The Block

Art & Culture — 1 year ago

Karlotta Freier On Evolving Through Collaboration

Karlotta Freier on community, collaboration and representing points of view. 


Based in Brooklyn, Karlotta Freier’s work spans illustration and comics, with her primary mode being editorial illustrations, for articles in publications like The New Yorker and LA Times. The deft skill involved in creating a good editorial illustration – working in collaboration with the text of an article to bring it to life, without overshadowing or creating too prescriptive a reading – makes an interesting companion with Freier’s recent endeavour: Illustrators Acquainted


The community project, which started life as a Q&A Zoom session, is about fostering communication and knowledge exchange in the illustrator community. It’s an antidote to the fact that illustration, like many creative jobs which involve especially freelance projects, can be isolating.


Here Karlotta Freier shares her thoughts on community, collaboration and representing points of view.


Shop Karlotta’s Magic Garden T-shirt here.

Everpress Team
Courtesy of Karlotta Freier

I want to open by talking about Illustrators Acquainted, the community you co-founded with Tara Anand. Why do you think it’s valuable for illustrators to connect, and to foster community in this way?

I think it’s vital for any group to be connected, and unfortunately illustration can be an inherently lonely job. Unlike my husband, who is a musician and meets a lot of people by working with them, I know most of my co-workers only through email. I am lucky to have a studio that I share with fellow illustrators and animators, which means I have people around me daily. We can casually share thoughts on an illustration we’re working on, email etiquette or budget, and it’s very clear to me that this exchange of experience gives us all more agency. 

Exchange of experience gives us all more agency 

Courtesy of Karlotta Freier

Illustrators Acquainted started as a call over Zoom. I am used to getting a lot of messages on social media and emails about how this industry works, but in that particular month there were just way too many to field, so I decided to invite people to an open Zoom meeting, thinking maybe 15 people would show up. Instead, there were 100 people, and it was very clear everyone was longing for some feeling of community. 

Shortly after, Tara [Anand] reached out and offered to help me with this and we just kept the calls going. Lately we have started inviting guests, and it has been so insightful to learn about their progress; everyone has to deal with the same issues but everybody solves them a little bit differently, which is where we can all learn from each other.

Relatedly, do you like working collaboratively with others? What’s the secret to a successful collaborative relationship if so?

Almost every job that I work on is a collaboration between me and an art director or designer, and sometimes it’s a whole team of people. For me, that’s a very rewarding part of the process, because I always evolve through it. I really enjoy, for instance, when an art director has a vision for a piece that doesn’t feel very natural to me in the beginning, but then the process pushes me to develop something new. The things I discover through collaboration are constantly adding to my toolkit.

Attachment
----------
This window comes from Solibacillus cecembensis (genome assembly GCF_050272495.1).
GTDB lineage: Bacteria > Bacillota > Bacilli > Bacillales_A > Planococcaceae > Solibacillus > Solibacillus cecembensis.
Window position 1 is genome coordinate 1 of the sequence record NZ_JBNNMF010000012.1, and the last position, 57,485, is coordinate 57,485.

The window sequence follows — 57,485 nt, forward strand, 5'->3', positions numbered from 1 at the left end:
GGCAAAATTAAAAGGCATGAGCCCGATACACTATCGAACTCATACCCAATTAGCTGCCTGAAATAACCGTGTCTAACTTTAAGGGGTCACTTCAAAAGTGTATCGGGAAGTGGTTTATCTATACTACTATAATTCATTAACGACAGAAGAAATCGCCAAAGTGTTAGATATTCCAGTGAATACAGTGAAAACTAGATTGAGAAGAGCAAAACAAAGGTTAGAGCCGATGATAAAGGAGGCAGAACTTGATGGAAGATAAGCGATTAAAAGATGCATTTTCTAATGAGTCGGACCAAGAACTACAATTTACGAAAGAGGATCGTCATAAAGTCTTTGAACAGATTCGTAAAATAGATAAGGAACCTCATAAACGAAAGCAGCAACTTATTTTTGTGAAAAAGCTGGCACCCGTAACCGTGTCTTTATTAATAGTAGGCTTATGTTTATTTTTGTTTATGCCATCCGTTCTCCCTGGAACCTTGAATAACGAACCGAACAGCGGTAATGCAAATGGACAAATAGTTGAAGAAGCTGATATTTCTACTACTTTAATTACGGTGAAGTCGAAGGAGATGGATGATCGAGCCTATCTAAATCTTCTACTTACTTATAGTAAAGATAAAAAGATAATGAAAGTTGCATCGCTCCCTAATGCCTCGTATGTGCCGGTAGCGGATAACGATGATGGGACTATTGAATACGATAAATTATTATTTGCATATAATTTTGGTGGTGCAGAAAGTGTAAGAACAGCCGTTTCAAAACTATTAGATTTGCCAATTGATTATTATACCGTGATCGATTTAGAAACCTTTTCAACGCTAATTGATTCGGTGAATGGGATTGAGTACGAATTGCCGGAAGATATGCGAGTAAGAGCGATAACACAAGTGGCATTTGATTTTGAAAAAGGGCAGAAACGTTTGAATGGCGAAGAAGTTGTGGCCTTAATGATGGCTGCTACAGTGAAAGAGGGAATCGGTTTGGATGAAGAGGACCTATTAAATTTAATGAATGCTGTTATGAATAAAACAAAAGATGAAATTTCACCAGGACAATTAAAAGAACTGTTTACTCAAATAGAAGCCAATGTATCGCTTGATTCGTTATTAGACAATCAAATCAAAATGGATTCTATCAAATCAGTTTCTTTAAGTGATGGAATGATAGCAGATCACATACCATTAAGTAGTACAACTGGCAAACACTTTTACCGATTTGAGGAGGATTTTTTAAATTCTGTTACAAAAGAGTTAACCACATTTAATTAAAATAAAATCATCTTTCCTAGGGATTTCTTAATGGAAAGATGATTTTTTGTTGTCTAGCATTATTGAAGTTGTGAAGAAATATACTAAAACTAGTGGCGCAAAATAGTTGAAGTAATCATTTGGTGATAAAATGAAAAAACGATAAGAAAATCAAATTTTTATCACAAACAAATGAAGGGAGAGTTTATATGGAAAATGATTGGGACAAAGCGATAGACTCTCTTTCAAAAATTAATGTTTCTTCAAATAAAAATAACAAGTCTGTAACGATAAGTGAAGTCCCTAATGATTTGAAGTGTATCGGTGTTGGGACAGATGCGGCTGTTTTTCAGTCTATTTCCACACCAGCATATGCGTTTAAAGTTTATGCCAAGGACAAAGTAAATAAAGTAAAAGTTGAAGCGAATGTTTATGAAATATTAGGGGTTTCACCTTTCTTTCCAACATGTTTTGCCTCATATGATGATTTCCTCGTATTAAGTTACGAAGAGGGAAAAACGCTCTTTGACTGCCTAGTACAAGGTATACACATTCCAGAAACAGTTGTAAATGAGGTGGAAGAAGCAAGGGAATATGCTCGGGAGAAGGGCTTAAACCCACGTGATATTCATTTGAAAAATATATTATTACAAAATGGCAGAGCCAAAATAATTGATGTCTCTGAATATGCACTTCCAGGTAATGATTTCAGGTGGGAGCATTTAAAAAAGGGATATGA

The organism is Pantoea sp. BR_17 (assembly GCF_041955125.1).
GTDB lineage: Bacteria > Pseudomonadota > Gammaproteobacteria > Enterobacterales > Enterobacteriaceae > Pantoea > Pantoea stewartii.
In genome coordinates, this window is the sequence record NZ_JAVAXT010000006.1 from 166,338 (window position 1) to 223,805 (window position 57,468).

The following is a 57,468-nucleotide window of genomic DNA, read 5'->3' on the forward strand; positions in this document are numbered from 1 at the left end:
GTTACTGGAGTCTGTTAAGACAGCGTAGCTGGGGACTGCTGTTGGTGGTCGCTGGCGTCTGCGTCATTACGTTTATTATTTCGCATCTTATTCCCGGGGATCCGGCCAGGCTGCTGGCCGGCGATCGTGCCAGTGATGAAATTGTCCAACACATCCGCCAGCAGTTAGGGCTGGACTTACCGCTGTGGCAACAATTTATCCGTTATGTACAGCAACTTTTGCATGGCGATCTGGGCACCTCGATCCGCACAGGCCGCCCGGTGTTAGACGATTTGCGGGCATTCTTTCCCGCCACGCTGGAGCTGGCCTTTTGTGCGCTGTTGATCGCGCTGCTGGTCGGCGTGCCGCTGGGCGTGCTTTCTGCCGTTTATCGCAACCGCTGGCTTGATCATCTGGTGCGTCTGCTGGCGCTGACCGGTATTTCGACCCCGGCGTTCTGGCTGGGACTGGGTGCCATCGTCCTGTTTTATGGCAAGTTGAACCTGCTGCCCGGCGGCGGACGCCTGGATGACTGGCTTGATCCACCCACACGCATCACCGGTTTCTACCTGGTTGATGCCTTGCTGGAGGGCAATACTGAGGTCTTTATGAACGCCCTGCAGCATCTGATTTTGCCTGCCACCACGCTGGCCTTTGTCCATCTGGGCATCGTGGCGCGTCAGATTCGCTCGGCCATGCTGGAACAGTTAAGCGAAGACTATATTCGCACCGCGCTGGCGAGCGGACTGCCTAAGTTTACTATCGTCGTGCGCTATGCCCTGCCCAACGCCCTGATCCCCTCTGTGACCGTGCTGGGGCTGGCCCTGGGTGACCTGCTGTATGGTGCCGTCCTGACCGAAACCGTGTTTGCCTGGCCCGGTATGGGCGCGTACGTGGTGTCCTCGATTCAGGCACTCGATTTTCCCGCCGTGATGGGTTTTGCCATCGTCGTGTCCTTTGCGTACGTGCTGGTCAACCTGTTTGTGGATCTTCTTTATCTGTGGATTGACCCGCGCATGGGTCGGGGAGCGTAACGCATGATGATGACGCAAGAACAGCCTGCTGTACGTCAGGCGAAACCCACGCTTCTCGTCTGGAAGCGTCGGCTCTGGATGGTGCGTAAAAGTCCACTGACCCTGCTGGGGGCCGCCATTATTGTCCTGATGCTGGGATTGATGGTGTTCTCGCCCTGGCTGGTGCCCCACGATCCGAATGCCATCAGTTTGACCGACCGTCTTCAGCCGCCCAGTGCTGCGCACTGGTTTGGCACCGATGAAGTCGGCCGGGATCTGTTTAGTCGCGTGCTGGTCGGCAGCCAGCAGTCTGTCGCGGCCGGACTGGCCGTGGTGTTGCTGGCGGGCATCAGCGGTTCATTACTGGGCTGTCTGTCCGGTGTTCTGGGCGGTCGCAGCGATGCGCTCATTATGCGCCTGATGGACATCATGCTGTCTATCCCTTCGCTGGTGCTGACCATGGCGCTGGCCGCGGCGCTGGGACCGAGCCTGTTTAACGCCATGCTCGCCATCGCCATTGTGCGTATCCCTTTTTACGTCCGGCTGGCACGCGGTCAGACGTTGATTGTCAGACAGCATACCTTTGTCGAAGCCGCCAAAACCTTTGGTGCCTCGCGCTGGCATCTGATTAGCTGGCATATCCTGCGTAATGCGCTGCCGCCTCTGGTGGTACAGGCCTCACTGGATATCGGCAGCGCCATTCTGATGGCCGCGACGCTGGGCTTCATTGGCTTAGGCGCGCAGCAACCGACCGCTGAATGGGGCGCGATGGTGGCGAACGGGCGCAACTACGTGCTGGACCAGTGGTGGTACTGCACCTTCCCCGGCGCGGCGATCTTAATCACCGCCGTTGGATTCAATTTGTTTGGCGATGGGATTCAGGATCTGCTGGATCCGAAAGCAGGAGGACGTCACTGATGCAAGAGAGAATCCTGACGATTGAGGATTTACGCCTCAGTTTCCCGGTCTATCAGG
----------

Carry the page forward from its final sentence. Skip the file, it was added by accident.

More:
Courtesy of Karlotta Freier

Was childhood a creative space for you?

Yes I thinks so. I was always drawing or crafting something. Sometimes I can’t help but find it a bit funny that I have been doing the exact same thing since I was a four year old listening to audiobooks and drawing all day. I don’t think I have changed much!

I always evolve through collaboration

When do you feel most creatively satisfied?

When I surprise myself by discovering something new.

Why do you think you’re drawn to illustration as a medium?

I like how the drawing is being used for something, how it’s part of our lives.

Courtesy of Karlotta Freier

You often provide illustrations to help bring articles to life, for everyone from The New Yorker to LA Times. What do you think makes a successful illustration for specifically an article or written piece? Do you try to add new meaning or depth to the piece or simply draw out what’s being said?

In the first years of working with magazines I tried to add a deeper meaning, or a comment through the illustration, for which I always encountered resistance. The main thing I try to add now is a mood. I think my task with the illustration is to evoke empathy, and represent the writer’s point of view.

I like how the drawing is part of our lives

How do you know it’s time to give up on something you’re working on?

When it feels stiff and lifeless it’s usually time to find a new approach.

Courtesy of Karlotta Freier

What’s on the horizon for you for this year?

I hope a lot of exciting stuff! Apart from work, I made plans to travel more in 2023.

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